Great gift —and an investment?
If you’ve ever sat in a room full of wrapping paper, staring at a pile of holiday gifts that you’re not sure you’ll use for very long, you’ve got a taste of how hard it is to shop for something meaningful. But not all holiday presents need to be so short-lived. And some gifts can become serious investments. Anything from a luxury handbag to a piece of retro technology can grow in value over time and provide a neat financial return in the years ahead. Other gifts are an investment in wellbeing or professional growth. Scroll through the images above for seven ideas to consider for a memorable gift that keeps on giving. (Thinkstock)
Sentimental retro technology
Nostalgia can be a powerful incentive for collectors. That's one reason objects such as old typewriters and radios are fetching surprisingly high prices at resale. One example: the Ettore Sottsass-designed “Valentine” typewriter from Olivetti, known as the Apple computer of the 1960s, which has become a trendy piece of decor. The red typewriter is available on eBay for $300 to $500 for collectors, but it’s also in the permanent collection of some museums including the Museum of Modern Art in New York. In 2013, a lot of seven Valentine typewriters in tip-top condition sold for $60,000 at a [Sotheby's auction](http://www.sothebys.com/en/auctions/ecatalogue/2013/null-n09014/lot.7.html). Other vintage gadgets including cameras and even cookware have become collectors’ items as well. Consider a vintage camera from collector marketplace [Ruby Lane](http://www.rubylane.com/collectibles/,c=Vintage_Photographic_Cameras,id=60.1,ipp=30), which start at $25. While there’s no guarantee of selling price, many of the gadgets are becoming increasingly rare and are likely to increase in price over time, according to collectors. (Joe Klamar/AFP/Getty Images)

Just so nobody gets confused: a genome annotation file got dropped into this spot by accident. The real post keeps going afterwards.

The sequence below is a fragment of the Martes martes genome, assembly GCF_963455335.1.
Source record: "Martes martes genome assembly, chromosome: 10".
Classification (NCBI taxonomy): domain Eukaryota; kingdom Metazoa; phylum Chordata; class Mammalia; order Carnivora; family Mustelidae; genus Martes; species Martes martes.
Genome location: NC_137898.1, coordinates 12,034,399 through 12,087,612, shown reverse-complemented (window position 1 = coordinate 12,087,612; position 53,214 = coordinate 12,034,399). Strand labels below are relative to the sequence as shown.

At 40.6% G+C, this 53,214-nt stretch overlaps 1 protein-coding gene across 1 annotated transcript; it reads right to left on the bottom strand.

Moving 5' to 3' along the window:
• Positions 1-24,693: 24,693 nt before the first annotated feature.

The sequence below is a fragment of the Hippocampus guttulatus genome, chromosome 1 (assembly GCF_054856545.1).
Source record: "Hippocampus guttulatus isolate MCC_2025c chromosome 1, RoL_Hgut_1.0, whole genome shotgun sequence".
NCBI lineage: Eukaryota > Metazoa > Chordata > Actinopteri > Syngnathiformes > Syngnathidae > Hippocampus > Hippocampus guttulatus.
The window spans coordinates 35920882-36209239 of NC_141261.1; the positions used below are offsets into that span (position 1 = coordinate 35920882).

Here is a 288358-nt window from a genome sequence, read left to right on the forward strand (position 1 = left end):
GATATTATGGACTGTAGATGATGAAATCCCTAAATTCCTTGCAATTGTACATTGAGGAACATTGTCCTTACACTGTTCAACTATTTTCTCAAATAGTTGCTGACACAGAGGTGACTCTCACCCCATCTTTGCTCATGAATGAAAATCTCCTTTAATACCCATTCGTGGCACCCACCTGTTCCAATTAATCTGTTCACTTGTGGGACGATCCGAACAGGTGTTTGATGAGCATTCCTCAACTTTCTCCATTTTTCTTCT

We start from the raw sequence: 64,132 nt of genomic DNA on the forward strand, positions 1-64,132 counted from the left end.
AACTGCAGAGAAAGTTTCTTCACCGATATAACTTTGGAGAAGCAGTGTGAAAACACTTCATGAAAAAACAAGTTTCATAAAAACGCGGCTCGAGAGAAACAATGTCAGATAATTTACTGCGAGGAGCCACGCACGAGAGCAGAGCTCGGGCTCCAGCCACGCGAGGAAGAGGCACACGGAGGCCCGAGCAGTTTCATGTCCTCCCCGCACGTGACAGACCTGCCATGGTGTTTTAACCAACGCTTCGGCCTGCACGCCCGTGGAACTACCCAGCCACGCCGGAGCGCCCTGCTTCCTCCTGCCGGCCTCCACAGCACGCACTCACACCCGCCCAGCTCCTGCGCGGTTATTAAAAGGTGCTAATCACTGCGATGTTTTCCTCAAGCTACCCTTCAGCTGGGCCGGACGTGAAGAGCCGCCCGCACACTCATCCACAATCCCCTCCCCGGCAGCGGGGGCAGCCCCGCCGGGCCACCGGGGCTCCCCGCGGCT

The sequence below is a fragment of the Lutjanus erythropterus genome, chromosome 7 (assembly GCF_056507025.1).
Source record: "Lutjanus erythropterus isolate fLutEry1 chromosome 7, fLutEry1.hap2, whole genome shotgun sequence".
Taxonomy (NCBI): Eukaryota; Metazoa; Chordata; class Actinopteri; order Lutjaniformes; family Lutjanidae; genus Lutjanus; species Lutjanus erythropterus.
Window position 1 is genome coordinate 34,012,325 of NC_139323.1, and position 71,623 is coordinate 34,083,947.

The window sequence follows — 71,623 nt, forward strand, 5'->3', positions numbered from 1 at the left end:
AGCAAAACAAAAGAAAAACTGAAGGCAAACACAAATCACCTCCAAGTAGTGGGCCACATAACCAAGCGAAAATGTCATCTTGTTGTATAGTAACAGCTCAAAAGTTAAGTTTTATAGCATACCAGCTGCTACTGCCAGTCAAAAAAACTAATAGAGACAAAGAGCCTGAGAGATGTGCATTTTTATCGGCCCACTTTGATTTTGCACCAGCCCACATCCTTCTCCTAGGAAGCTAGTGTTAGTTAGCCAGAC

For the love of cinema
Movie posters can become collector’s items over time. Posters from popular directors such as Quentin Tarantino or Martin Scorcese, and any Disney or Star Wars movies tend to appreciate in price, according to [movieposter.com](https://www.movieposter.com], an online movie poster retailer that publishes a guide for collectors. In 2012, a poster from 1927 classic Metropolis was sold as part of a lot of other memorabilia that went for $1.2 million, with the poster being the main offering. Posters that are printed specifically to promote the movie are the most valuable and regularly auctioned through smaller auction houses such as Heritage Auctions. This year, Christie’s launched its online-only auction of vintage film posters for movies such as Invasion of the Body Snatchers and the Invisible Boy. Websites such as movieposter.com have a large inventory of [original posters](https://www.movieposter.com/g53/Original_Movie_posters-0.html) aimed at collectors. (Francois Guillot/AFP/Getty Images)
A splash of colour on the walls